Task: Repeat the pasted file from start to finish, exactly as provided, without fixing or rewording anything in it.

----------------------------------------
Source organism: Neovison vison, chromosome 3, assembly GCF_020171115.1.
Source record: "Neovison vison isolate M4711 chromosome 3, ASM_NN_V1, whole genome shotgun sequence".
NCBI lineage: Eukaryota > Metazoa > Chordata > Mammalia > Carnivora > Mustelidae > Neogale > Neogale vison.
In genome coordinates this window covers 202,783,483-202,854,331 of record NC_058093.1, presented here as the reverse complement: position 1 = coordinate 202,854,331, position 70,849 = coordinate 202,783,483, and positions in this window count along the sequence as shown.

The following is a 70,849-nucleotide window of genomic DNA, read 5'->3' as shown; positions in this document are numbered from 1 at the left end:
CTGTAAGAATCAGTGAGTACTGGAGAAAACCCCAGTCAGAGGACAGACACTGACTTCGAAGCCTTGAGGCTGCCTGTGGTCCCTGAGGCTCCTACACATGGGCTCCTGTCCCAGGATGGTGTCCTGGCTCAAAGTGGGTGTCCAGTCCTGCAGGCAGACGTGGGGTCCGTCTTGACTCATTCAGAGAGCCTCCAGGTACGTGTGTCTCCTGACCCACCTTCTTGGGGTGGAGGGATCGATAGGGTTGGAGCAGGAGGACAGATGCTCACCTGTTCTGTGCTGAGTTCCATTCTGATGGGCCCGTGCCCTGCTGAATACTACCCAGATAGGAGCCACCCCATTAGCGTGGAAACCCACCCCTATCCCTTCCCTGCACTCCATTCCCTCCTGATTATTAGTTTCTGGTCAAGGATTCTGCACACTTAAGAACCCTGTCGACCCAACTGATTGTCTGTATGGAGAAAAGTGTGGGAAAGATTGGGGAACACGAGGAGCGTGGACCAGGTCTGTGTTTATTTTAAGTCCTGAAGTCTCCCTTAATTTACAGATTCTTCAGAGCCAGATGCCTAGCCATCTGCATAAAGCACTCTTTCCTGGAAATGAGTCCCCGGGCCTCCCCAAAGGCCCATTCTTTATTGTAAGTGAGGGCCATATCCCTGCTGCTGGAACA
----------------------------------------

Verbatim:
Source organism: Neovison vison, chromosome 3, assembly GCF_020171115.1.
Source record: "Neovison vison isolate M4711 chromosome 3, ASM_NN_V1, whole genome shotgun sequence".
NCBI lineage: Eukaryota > Metazoa > Chordata > Mammalia > Carnivora > Mustelidae > Neogale > Neogale vison.
In genome coordinates this window covers 202,783,483-202,854,331 of record NC_058093.1, presented here as the reverse complement: position 1 = coordinate 202,854,331, position 70,849 = coordinate 202,783,483, and positions in this window count along the sequence as shown.

The following is a 70,849-nucleotide window of genomic DNA, read 5'->3' as shown; positions in this document are numbered from 1 at the left end:
CTGTAAGAATCAGTGAGTACTGGAGAAAACCCCAGTCAGAGGACAGACACTGACTTCGAAGCCTTGAGGCTGCCTGTGGTCCCTGAGGCTCCTACACATGGGCTCCTGTCCCAGGATGGTGTCCTGGCTCAAAGTGGGTGTCCAGTCCTGCAGGCAGACGTGGGGTCCGTCTTGACTCATTCAGAGAGCCTCCAGGTACGTGTGTCTCCTGACCCACCTTCTTGGGGTGGAGGGATCGATAGGGTTGGAGCAGGAGGACAGATGCTCACCTGTTCTGTGCTGAGTTCCATTCTGATGGGCCCGTGCCCTGCTGAATACTACCCAGATAGGAGCCACCCCATTAGCGTGGAAACCCACCCCTATCCCTTCCCTGCACTCCATTCCCTCCTGATTATTAGTTTCTGGTCAAGGATTCTGCACACTTAAGAACCCTGTCGACCCAACTGATTGTCTGTATGGAGAAAAGTGTGGGAAAGATTGGGGAACACGAGGAGCGTGGACCAGGTCTGTGTTTATTTTAAGTCCTGAAGTCTCCCTTAATTTACAGATTCTTCAGAGCCAGATGCCTAGCCATCTGCATAAAGCACTCTTTCCTGGAAATGAGTCCCCGGGCCTCCCCAAAGGCCCATTCTTTATTGTAAGTGAGGGCCATATCCCTGCTGCTGGAACA